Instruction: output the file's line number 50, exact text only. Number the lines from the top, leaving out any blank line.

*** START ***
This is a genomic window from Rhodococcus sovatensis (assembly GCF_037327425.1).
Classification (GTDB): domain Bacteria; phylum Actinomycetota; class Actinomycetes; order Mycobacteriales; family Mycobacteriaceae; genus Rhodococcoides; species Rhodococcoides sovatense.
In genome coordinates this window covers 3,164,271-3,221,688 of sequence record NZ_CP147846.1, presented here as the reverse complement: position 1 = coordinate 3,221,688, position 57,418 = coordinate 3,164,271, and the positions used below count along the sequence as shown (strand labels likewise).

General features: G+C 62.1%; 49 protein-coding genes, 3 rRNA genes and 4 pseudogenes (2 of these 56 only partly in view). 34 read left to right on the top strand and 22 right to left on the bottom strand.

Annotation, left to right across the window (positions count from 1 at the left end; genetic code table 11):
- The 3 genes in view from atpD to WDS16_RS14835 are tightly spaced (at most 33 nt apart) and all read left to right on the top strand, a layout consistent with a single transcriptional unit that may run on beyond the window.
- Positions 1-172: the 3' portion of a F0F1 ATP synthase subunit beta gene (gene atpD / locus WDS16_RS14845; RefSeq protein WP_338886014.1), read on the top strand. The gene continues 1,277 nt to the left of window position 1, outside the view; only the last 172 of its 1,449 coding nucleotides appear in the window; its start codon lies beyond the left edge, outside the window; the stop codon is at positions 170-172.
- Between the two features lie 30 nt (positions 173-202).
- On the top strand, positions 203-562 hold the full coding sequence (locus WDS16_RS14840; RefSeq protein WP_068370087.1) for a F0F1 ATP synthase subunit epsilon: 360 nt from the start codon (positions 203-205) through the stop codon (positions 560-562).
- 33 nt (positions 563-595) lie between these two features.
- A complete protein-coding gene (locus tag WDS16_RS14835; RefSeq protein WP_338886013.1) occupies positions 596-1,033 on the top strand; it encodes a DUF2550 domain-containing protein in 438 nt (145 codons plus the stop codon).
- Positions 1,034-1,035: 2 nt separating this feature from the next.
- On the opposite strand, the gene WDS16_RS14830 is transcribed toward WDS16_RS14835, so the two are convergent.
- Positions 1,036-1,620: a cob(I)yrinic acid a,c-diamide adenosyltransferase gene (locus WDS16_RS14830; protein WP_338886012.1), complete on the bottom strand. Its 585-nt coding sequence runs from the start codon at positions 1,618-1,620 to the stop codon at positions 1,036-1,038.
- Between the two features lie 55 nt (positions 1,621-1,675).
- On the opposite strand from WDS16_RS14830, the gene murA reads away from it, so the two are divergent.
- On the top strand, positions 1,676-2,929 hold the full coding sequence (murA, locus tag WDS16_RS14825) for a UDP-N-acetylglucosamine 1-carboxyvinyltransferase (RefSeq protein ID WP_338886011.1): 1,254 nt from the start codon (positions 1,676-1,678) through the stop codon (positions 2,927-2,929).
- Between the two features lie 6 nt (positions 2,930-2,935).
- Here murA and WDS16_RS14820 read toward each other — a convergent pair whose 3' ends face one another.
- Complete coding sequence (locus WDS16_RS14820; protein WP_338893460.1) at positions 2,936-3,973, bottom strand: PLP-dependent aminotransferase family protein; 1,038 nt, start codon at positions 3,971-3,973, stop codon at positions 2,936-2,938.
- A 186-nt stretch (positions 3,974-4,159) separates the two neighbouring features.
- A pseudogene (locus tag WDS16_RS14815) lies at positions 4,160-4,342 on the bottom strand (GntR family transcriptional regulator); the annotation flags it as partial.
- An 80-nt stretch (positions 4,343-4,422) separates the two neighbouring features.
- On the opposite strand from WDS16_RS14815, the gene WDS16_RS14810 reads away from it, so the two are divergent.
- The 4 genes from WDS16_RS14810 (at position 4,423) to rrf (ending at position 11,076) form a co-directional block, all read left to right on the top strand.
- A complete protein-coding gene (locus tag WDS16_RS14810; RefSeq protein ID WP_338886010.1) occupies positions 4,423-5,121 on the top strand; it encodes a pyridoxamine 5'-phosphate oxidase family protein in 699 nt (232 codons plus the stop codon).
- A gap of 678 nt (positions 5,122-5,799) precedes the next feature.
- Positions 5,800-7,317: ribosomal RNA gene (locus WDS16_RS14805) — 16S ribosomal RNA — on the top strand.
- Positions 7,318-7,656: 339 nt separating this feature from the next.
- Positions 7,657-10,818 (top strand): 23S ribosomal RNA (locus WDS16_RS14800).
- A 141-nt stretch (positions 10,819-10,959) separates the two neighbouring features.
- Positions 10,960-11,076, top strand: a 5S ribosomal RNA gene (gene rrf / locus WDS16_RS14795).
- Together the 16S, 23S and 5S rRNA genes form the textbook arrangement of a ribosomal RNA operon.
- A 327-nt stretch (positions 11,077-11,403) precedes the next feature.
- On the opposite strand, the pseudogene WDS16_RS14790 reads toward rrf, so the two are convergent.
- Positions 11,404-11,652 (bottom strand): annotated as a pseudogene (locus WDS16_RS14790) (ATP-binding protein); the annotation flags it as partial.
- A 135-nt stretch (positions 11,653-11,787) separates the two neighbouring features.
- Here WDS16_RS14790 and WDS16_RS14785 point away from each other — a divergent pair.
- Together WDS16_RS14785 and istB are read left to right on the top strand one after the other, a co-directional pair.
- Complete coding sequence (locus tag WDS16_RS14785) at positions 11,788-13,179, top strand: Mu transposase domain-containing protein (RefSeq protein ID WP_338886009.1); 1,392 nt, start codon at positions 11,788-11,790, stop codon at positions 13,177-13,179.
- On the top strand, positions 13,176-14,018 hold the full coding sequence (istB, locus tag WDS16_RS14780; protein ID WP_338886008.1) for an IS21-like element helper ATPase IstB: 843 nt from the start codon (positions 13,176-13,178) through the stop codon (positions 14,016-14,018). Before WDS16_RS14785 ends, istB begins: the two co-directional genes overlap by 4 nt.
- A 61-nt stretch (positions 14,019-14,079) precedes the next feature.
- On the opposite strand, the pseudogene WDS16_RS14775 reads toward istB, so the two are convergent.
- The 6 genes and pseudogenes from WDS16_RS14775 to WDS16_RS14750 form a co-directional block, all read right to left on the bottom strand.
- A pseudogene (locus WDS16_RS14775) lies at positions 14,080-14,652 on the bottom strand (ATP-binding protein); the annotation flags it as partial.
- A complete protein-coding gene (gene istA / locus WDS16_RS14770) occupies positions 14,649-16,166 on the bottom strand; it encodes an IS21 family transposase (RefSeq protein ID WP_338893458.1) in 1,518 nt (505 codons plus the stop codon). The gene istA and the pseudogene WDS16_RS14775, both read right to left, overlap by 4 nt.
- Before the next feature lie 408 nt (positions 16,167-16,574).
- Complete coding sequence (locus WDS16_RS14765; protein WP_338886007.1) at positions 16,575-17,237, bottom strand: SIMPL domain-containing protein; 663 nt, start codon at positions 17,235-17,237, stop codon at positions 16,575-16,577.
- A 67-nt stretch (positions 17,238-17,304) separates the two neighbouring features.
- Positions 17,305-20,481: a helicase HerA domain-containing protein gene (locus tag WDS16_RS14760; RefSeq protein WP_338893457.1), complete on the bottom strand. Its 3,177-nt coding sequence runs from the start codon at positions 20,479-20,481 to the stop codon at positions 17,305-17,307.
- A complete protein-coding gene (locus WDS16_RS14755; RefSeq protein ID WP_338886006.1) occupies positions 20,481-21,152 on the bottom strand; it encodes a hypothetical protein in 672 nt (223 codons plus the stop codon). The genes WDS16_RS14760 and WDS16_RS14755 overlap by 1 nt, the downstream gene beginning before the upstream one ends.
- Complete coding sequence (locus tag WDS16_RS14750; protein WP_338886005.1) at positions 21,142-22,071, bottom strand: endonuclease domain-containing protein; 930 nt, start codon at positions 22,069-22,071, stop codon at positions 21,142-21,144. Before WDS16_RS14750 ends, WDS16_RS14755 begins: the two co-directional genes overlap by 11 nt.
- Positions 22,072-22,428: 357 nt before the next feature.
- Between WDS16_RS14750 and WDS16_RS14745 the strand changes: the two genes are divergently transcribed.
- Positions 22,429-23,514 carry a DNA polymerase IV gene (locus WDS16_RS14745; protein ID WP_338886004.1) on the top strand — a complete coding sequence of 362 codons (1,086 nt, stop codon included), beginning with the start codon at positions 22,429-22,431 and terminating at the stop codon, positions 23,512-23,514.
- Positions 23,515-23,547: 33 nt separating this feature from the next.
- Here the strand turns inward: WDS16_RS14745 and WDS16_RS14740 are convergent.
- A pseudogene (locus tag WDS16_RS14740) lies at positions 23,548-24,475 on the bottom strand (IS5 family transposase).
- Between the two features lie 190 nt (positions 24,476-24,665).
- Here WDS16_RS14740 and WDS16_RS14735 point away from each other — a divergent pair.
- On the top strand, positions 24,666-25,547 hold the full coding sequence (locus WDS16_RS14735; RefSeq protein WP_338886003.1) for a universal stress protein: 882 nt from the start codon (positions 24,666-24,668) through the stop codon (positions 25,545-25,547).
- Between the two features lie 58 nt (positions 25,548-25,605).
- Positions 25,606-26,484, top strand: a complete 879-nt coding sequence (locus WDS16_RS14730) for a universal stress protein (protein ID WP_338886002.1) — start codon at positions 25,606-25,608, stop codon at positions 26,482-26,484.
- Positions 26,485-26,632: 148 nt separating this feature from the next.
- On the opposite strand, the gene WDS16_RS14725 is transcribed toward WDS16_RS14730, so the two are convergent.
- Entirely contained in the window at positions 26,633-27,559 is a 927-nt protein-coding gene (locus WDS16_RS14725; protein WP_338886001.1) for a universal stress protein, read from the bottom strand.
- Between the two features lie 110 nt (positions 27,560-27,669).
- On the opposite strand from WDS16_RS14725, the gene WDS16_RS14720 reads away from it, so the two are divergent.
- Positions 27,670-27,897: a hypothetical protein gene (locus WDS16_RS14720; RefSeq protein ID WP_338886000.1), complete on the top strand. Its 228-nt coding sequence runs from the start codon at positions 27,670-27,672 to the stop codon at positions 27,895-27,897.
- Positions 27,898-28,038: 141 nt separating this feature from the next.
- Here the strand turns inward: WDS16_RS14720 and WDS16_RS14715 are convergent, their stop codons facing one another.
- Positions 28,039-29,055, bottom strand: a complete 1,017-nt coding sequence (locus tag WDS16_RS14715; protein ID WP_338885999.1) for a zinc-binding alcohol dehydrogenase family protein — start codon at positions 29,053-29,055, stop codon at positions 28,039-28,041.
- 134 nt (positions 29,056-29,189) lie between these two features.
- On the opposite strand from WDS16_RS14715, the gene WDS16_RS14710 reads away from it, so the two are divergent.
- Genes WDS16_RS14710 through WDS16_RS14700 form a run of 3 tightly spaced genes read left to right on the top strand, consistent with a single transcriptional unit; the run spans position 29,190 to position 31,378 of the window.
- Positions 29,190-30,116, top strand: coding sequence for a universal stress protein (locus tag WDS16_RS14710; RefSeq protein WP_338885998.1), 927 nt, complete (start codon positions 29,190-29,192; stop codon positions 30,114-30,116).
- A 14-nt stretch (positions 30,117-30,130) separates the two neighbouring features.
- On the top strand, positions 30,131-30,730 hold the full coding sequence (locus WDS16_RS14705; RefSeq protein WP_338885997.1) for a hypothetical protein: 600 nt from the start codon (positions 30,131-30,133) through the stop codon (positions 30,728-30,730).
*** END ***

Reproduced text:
- Positions 17,305-20,481: a helicase HerA domain-containing protein gene (locus tag WDS16_RS14760; RefSeq protein WP_338893457.1), complete on the bottom strand. Its 3,177-nt coding sequence runs from the start codon at positions 20,479-20,481 to the stop codon at positions 17,305-17,307.